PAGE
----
When L’s friends finally arrived, I picked ALTITUDE Sky Lounge for the view of the city. I didn’t mind the crowd but S and L didn’t like it. There were people dressed like they were going to prom and pretty much everything in between. The age group varied from junior prom to middle-aged.
I ordered a Redbull with Titos vodka and our bartender free poured. Truly a wondrous thing. M ordered a a Moscow Mule, which was off-the-wall good. M couldn’t finish her drink so I gulped it down. I would have stayed longer but L and S did not care for the scene.
E were hungry at this point and want something to eat. We wandered over to Underbelly in Little Italy, based on our Uber driver’s recommendation. We all ordered bowls of ramen and bao sliders. I found the sliders bland. The meat in the baos weren’t particularly tasty either.
The noodles in the ramen was a little soggy, but I found the pork tender and the broth flavourful. The ramen did it’s trick, our bellies were full and soaked up all that alcohol.
The next morning we Ubered over to Pacific Beach and walked along the long stretch of beach. We checked out Mission Beach Coffee Break. I noticed all the customers were ordering acai bowls. I think acai is an “it” food in San Diego. We waited 15 minutes for our bacon, cheese and egg bagel. I found the egg omelette overcooked, but a couple of packets of hot sauce livened up the sandwich.
We stopped by a local bar for beer and then headed back to Little Italy to another brewery, Ballast Point. At this point, I had a raging headache and I was so hungry I walked over to a 7/11 and bought Advil and a $2.00 chicken burger. I should have known better, the chicken burger was vile. The chicken and bun was mushy and tasted like soft foamy plastic. I took two bites, threw it away and headed back to the pub.
I really liked this Ballast Point. You walk up to the front and order from their large selection of beers. The place was packed the entire time.
We ordered duck nachos, fries and pretzel bites. The food is delicious and incredibly fattening. The fries were triple cooked, the exterior battered and crunchy. The duck nachos were drenched in a cream sauce and blue cheese. I would have returned again, but S said he didn’t want to go to the same place twice.
That night we went to Cornado Island. Our Uber driver was more like a tour guide, giving us the history of San Diego. The Americans really value their military. All along the streets, houses were decorated with their national flag. E told us in Dallas, people will get up and give their table away if a solider is waiting for a table. At functions, the MC will often announce the arrival of soldiers.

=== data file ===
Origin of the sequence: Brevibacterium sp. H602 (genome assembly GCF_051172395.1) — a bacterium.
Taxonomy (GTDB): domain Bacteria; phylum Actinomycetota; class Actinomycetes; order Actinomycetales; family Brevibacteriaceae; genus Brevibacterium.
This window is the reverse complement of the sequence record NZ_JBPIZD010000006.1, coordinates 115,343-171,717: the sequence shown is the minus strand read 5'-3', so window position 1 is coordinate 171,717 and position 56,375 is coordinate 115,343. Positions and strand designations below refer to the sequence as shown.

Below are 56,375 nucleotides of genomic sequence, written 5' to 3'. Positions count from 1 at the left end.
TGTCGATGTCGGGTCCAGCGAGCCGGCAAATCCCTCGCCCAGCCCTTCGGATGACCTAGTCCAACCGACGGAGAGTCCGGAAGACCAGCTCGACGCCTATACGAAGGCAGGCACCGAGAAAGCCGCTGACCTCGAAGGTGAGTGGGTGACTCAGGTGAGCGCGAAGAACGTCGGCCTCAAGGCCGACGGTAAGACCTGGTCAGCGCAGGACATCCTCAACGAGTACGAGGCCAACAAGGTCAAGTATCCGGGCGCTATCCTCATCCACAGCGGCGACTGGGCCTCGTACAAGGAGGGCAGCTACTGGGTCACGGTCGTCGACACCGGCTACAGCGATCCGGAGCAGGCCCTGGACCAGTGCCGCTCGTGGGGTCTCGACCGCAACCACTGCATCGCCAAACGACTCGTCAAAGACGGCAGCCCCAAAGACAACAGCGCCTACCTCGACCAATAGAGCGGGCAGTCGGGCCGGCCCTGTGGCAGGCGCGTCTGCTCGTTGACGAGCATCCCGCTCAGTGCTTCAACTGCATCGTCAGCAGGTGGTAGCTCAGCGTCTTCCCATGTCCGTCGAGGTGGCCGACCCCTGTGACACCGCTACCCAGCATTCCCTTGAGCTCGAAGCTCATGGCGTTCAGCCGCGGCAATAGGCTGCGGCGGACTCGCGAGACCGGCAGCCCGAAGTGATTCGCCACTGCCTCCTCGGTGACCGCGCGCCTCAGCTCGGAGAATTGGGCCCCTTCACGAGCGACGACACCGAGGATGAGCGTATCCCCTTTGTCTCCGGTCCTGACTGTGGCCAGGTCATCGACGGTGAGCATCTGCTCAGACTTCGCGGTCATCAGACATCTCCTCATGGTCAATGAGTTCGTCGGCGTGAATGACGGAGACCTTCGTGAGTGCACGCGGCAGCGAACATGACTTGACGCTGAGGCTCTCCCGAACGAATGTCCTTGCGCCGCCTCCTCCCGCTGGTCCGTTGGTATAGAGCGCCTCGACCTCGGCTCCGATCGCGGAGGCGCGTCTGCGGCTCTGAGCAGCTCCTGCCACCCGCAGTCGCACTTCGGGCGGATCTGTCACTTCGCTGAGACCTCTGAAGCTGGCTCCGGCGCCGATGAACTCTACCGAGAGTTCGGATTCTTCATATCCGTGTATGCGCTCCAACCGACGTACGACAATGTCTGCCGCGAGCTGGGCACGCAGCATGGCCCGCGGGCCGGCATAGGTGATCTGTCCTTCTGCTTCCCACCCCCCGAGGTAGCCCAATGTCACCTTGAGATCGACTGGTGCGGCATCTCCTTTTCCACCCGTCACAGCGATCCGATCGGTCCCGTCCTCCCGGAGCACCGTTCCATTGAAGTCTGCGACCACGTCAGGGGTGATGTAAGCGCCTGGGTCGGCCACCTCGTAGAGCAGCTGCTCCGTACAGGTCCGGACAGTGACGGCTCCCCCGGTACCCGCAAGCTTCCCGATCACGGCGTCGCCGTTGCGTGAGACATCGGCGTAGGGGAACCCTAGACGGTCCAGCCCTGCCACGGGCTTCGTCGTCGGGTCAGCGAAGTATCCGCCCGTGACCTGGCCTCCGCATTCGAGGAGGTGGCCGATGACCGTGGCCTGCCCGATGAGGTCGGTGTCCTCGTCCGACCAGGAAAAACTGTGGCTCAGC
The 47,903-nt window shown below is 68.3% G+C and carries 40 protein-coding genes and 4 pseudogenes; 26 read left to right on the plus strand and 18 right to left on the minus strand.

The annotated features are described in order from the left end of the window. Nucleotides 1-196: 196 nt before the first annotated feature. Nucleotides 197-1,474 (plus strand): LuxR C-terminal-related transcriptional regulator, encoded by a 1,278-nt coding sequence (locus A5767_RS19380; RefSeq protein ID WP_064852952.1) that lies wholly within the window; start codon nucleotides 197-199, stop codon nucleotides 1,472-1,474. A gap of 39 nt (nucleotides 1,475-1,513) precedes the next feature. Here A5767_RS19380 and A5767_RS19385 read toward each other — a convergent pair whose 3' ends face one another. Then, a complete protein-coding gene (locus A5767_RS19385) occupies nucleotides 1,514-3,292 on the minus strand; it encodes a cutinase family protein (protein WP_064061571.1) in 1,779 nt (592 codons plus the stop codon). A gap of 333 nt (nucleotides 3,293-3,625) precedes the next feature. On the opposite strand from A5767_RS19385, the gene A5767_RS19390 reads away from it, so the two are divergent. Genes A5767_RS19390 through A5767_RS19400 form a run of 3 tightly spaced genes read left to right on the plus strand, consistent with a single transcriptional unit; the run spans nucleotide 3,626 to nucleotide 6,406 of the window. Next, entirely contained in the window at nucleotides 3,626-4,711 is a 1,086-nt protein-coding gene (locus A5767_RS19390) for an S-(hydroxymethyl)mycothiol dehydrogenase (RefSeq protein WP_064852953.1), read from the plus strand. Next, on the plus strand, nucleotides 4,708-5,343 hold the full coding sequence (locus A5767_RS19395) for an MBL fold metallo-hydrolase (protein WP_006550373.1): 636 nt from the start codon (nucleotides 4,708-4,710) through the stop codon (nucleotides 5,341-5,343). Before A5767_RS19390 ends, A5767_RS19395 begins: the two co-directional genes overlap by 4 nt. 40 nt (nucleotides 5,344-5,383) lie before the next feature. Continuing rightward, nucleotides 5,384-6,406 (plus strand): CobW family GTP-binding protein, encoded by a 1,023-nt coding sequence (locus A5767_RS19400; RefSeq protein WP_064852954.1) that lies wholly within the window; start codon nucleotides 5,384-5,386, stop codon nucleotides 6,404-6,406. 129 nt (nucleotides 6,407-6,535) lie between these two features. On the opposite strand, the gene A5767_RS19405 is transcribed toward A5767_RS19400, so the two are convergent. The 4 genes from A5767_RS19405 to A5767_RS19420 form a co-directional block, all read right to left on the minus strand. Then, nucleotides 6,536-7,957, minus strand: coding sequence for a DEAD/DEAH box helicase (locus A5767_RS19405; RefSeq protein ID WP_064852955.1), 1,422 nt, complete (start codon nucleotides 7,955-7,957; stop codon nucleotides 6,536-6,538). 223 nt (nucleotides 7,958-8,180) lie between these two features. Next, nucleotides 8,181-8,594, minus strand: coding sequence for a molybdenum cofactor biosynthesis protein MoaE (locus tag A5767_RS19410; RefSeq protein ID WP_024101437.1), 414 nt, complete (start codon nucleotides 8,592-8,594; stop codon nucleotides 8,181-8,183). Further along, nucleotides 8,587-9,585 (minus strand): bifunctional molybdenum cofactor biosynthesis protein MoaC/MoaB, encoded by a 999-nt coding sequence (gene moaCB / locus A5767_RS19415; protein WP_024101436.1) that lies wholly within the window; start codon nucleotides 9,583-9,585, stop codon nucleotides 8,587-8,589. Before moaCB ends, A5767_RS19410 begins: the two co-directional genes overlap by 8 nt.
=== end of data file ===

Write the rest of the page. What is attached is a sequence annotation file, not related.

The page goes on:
We waited over an hour to get into a Mexican restaurant our Uber driver recommended, Miguel’s Cocina. You would think that a long line-up would indicate the food at the restaurant is good. The food was what you expect from a buffet at a four star resort in Mexico. Our server was pretty bad. You could tell he did not want to be there. When S started alpha dogging our server, we knew it was time to go.
The next day was the best. We Ubered over to the Hillcrest Farmers Market. It’s an open air market filled with craft stalls, produce, baked good and ready to eat food. I opted for uni ($10) from Poppas Fresh Fish Company. The uni was cracked open and washed right in front of me. The sea urchin was quite delicate, foam-like and tasted a bit like oysters. Other people kept coming up to ask me if I liked it. This also happens when I’m at a Chinese banquet with other non-Asians. Everyone asks me questions like I’m an expert, as the food is exotic to them. I like the attention and even if I don’t know, I’ll make up an answer. The one time people listen to me. I’ll take it, I’m not proud.
One of the best things I ate on this trip was spicy tuna pokay from the San Diego Poke Company. The tuna tasted super fresh and the spicy creamy sauce made my hair tingle. It wasn’t a large portion, but it was filling. The seaweed, the seasoning and the rice was perfect.
We walked around the city, checking out Balboa Park and museums. We dropped into a cafe to drink a pitcher of $10 mimosa. I couldn’t believe it was so cheap, I figured it had to be non-alcoholic prosecco. I’m wrong again, it was real! I could feel my face turning pink.
S picked the restaurant for our last night, Stone Brewing World Bistro & Gardens-Liberty Station. We sat at our table for hours, drinking and eating the night away. Highlights include the duck tacos and that delicious, sweet corn salad.
The next day, we took Uber one last time to the airport. Surprisingly, I enjoyed my last meal at the airport. Hello Calgary, are you paying attention? Get your act together so I can stop bringing my own meals when I fly out of YYC.
I drank champagne from Bubbles Seafood and Wine Bar. The gentleman serving us was old-school cool. He paused dramatically and told us to “wait for it” as the cork popped high above our heads. Then we headed over to Phil’s BBQ. The BBQ Broham sandwich was delicious. The pulled pork was tender and had the most deletable sauce. Next time, I want to try the onion rings, which everyone else was ordering.
I like San Diego. The city is clean, safe and walkable. The only thing I’ll complain about is the exchange rate, but that’s not the city’s fault. I’m planning a trip to Seattle with my best friend Beep Beep this summer. Hopefully by then, the Canadian dollar will pick up. I don’t want to eat at McDonald’s the entire time.